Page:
M. A. Schulze and T. N. Pappas. "Blue noise and model-based halftoning." In B. E. Rogowitz and J. P. Allebach, eds., Human Vision, Visual Processing, and Digital Display V. Proc. SPIE, v. 2179 (1994) pp. 182-194. (San Jose, California, Feb. 6-10, 1994.)
"Model-based" halftoning techniques use models of visual perception and printing to produce high quality images using standard laser printers. Two such model-based techniques are the modified error diffusion (MED) and the least-squares model-based (LSMB) algorithms. Both produce excellent halftones, but require much more computation than conventional screening techniques.
Blue-noise screening is a dispersed-dot ordered dither technique which attempts to approximate the performance of error diffusion with much faster execution time. We use printer and visual system models to improve the design of blue-noise screens using the "void-and-cluster" method. We show that, even with these improvements, the performance of blue-noise screens does not match that of the model-based techniques.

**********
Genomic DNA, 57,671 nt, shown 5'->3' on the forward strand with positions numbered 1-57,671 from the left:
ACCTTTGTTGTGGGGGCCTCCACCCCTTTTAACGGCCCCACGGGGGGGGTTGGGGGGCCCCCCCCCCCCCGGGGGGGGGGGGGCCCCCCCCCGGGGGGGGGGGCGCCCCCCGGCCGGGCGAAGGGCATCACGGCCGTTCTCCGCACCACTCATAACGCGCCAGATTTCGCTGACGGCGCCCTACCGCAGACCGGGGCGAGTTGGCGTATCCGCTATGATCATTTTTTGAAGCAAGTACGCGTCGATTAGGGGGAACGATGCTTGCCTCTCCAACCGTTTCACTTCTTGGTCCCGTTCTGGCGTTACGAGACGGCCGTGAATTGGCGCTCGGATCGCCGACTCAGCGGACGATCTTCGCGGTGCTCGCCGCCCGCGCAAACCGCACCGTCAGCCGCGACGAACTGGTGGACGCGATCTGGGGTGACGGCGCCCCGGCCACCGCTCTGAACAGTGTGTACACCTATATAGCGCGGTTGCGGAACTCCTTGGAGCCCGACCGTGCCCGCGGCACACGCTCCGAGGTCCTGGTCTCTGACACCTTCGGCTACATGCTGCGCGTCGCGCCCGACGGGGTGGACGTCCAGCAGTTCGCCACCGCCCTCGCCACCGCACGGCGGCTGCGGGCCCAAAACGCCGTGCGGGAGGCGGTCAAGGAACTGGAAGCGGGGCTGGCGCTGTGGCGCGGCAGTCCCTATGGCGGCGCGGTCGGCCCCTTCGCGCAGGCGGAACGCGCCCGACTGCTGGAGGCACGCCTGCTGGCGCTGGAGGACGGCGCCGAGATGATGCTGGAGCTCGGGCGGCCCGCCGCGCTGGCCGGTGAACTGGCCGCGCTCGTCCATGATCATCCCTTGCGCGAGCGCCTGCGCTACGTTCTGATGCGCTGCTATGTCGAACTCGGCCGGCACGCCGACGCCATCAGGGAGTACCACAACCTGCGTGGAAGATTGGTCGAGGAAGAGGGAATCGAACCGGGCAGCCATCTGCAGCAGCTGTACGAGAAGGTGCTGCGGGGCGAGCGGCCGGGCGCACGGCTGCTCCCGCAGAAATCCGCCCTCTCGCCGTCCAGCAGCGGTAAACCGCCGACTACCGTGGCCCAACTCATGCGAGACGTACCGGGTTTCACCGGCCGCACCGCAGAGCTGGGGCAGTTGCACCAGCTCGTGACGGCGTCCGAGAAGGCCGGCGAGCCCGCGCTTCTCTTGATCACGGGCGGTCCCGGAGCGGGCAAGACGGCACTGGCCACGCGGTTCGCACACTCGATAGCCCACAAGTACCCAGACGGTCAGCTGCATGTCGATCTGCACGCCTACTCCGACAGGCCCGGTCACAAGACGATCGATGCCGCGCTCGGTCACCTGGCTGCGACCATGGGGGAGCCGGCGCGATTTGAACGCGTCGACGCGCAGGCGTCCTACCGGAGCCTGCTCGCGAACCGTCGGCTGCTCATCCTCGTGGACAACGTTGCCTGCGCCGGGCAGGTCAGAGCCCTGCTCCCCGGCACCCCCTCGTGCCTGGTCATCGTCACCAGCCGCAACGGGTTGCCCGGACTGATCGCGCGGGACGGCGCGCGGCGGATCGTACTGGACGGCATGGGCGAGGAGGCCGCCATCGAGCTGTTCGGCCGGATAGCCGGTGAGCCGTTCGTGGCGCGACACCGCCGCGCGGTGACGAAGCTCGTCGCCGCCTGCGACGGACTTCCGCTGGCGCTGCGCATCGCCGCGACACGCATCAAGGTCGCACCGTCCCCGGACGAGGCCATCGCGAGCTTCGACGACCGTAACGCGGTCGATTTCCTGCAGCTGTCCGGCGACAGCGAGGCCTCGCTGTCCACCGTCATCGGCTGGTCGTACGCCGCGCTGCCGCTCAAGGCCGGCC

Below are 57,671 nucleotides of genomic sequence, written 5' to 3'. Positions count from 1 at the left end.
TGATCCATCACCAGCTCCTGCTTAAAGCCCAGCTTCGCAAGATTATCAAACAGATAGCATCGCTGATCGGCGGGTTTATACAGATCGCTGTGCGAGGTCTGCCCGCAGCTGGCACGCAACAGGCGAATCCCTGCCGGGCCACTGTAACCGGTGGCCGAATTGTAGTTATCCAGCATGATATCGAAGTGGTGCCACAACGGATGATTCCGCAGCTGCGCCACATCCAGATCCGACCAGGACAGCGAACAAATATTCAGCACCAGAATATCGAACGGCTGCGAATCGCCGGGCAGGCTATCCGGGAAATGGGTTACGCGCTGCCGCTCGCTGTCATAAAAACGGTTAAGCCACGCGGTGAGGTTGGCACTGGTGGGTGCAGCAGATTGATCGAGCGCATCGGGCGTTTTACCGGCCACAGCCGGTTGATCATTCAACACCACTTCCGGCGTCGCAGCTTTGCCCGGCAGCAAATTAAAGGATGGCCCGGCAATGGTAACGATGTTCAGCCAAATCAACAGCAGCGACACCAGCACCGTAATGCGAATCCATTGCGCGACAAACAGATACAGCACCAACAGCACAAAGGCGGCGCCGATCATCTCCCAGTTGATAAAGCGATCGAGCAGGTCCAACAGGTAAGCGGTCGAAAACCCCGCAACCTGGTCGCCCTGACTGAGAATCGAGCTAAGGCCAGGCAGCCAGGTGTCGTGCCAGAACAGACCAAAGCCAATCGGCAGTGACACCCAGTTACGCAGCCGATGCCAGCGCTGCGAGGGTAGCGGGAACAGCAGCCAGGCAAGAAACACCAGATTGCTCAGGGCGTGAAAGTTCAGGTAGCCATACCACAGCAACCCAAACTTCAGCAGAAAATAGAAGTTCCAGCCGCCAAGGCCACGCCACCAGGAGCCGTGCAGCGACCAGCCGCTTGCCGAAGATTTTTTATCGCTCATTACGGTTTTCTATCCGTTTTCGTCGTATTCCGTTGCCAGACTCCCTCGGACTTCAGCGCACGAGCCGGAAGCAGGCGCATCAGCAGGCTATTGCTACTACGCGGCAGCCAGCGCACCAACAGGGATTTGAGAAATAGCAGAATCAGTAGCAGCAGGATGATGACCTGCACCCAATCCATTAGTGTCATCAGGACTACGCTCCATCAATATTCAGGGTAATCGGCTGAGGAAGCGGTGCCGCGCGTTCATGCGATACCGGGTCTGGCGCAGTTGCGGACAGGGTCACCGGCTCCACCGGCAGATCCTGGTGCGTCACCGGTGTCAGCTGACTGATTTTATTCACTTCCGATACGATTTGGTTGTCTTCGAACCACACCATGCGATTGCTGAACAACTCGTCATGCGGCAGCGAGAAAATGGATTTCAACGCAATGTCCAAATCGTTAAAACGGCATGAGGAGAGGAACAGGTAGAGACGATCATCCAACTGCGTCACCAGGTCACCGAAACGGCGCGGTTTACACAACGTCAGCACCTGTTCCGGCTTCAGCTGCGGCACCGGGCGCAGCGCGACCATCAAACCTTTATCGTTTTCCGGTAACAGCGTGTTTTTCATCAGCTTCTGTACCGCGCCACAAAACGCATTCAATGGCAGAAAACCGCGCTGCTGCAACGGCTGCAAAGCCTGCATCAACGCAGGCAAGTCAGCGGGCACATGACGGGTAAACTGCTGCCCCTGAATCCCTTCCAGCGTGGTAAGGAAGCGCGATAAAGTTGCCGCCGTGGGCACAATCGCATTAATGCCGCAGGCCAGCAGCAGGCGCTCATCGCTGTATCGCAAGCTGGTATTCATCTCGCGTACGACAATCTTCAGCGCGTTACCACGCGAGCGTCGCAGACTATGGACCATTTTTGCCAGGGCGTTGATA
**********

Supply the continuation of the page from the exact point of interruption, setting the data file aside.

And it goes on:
We show that using blue-noise screened images as the starting point of the LSMB algorithm results in halftones inferior to those obtained with MED starting points. We also use simulated annealing to try to find the global optimum of the least-squares problem. Images found this way do not have significantly lower error than that resulting from the simple iterative LSMB technique starting with MED. This result indicates that the simple iterative LSMB algorithm with a MED starting point yields a solution close to the globally optimal solution of the least squares problem.
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